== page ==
Kober, Johanna; Gugerell, Alfred; Schmid, Melanie; Kamolz, Lars-Peter; Keck, Maike

    2015-01-01

    A variety of skin substitutes that restore epidermal and dermal structures are currently available on the market. However, the main focus in research and clinical application lies on dermal and epidermal substitutes whereas the development of a subcutaneous replacement (hypodermis) is often disregarded. In this study we used fibrin sealant as hydrogel scaffold to generate a three-layered skin substitute. For the hypodermal layer adipose-derived stem cells (ASCs) and mature adipocytes were embedded in the fibrin hydrogel and were combined with another fibrin clot with fibroblasts for the construction of the dermal layer. Keratinocytes were added on top of the two-layered construct to form the epidermal layer. The three-layered construct was cultivated for up to 3 weeks. Our results show that ASCs and fibroblasts were viable, proliferated normally, and showed physiological morphology in the skin substitute. ASCs were able to differentiate into mature adipocytes during the course of four weeks and showed morphological resemblance to native adipose tissue. On the surface keratinocytes formed an epithelial-like layer. For the first time we were able to generate a three-layered skin substitute based on a fibrin hydrogel not only serving as a dermal and epidermal substitute but also including the hypodermis. PMID:26236715

  13. Generation of a Fibrin Based Three-Layered Skin Substitute.

    PubMed

    Kober, Johanna; Gugerell, Alfred; Schmid, Melanie; Kamolz, Lars-Peter; Keck, Maike

    2015-01-01

    A variety of skin substitutes that restore epidermal and dermal structures are currently available on the market. However, the main focus in research and clinical application lies on dermal and epidermal substitutes whereas the development of a subcutaneous replacement (hypodermis) is often disregarded. In this study we used fibrin sealant as hydrogel scaffold to generate a three-layered skin substitute. For the hypodermal layer adipose-derived stem cells (ASCs) and mature adipocytes were embedded in the fibrin hydrogel and were combined with another fibrin clot with fibroblasts for the construction of the dermal layer. Keratinocytes were added on top of the two-layered construct to form the epidermal layer. The three-layered construct was cultivated for up to 3 weeks. Our results show that ASCs and fibroblasts were viable, proliferated normally, and showed physiological morphology in the skin substitute. ASCs were able to differentiate into mature adipocytes during the course of four weeks and showed morphological resemblance to native adipose tissue. On the surface keratinocytes formed an epithelial-like layer. For the first time we were able to generate a three-layered skin substitute based on a fibrin hydrogel not only serving as a dermal and epidermal substitute but also including the hypodermis. PMID:26236715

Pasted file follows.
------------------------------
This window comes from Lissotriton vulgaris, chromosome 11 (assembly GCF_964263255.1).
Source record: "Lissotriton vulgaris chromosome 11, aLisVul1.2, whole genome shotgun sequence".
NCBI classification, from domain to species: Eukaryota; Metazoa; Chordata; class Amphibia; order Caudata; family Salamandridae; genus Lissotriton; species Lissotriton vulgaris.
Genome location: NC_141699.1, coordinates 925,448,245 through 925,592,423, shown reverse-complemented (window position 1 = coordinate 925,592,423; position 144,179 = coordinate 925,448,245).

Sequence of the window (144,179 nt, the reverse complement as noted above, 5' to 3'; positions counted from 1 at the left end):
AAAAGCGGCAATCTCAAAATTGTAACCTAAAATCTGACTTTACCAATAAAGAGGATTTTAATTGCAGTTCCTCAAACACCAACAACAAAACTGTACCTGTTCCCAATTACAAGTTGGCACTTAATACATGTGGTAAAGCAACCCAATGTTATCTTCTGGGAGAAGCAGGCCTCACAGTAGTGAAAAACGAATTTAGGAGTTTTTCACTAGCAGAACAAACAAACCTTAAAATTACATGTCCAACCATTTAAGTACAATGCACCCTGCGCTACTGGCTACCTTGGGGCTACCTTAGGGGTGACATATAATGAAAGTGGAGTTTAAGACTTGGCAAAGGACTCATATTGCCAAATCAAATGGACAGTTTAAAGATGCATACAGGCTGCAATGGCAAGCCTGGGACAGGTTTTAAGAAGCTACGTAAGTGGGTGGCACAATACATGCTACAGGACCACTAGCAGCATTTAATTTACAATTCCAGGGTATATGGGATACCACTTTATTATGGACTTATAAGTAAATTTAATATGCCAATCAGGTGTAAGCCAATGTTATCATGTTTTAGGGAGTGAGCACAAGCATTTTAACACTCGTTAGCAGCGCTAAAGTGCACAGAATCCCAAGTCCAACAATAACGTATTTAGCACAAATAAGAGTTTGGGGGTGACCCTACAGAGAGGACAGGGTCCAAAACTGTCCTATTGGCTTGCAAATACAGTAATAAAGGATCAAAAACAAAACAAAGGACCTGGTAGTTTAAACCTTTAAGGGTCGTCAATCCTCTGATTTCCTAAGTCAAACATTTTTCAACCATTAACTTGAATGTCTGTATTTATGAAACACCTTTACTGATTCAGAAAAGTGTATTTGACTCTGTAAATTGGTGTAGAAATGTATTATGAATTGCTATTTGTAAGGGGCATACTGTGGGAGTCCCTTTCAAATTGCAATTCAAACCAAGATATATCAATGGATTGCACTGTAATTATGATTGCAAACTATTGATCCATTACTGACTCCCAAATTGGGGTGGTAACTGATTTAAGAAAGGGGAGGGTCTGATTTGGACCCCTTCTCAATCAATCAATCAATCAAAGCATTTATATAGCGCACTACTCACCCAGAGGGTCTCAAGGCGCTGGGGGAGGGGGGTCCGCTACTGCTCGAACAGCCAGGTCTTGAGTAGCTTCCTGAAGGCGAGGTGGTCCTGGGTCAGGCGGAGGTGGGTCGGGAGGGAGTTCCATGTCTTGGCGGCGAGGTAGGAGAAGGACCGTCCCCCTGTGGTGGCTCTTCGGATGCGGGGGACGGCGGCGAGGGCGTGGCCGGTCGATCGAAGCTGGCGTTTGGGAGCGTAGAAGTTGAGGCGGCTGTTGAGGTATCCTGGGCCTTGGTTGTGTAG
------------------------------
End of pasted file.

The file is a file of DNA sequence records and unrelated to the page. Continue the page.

14. Next-generation thermo-plasmonic technologies and plasmonic nanoparticles in optoelectronics

    NASA Astrophysics Data System (ADS)

    De Sio, Luciano; Placido, Tiziana; Comparelli, Roberto; Lucia Curri, M.; Striccoli, Marinella; Tabiryan, Nelson; Bunning, Timothy J.

    2015-05-01

    Controlling light interactions with matter on the nanometer scale provides for compelling opportunities for modern technology and stretches our understanding and exploitation of applied physics, electronics, and fabrication science. The smallest size to which light can be confined using standard optical elements such as lenses and mirrors is limited by diffraction. Plasmonic nanostructures have the extraordinary capability to control light beyond the diffraction limit through an unique phenomenon called the localized plasmon resonance. This remarkable capability enables unique prospects for the design, fabrication and characterization of highly integrated photonic signal-processing systems, nanoresolution optical imaging techniques and nanoscale electronic circuits. This paper summarizes the basic principles and the main achievements in the practical utilization of plasmonic effects in nanoparticles. Specifically, the paper aims at highlighting the major contributions of nanoparticles to nanoscale temperature monitoring, modern "drug free" medicine and the application of nanomaterials to a new generation of opto-electronics integrated circuits.

  15. Development of microsatellite markers for Sargentodoxa cuneata (Lardizabalaceae) using next-generation sequencing technology1

    PubMed Central

    Sun, Zhi-Xia; Ye, Lin-Jiang; Zhang, Fei; Hu, Wan; Fan, Deng-Mei; Zhang, Zhi-Yong

    2016-01-01

    Premise of the study: Microsatellite loci were developed for a woody deciduous liana, Sargentodoxa cuneata (Lardizabalaceae), to help infer the evolutionary histories of ancient monotypic genera in subtropical China. Methods and Results: Using next-generation sequencing (Illumina MiSeq) technology, 21 polymorphic primer sets were identified in three wild populations. The number of alleles per locus ranged from one to seven. The expected and observed heterozygosities varied from 0 to 0.788 and 0 to 0.917, respectively. Transferability analyses were performed in Stauntonia chinensis, Akebia trifoliata, and A. quinata. Eighteen (85.7%), 18 (85.7%), and 17 (81.0%) markers were successfully amplified, respectively. Conclusions: The newly developed markers will facilitate further studies on genetic diversity and phylogeographic patterns throughout the distributional range of S. cuneata. This set of microsatellite primers represents the second report on molecular markers in Lardizabalaceae. PMID:27213128

  16. A review of engineering control technology for exposures generated during abrasive blasting operations.

    PubMed

    Flynn, Michael R; Susi, Pam

    2004-10-01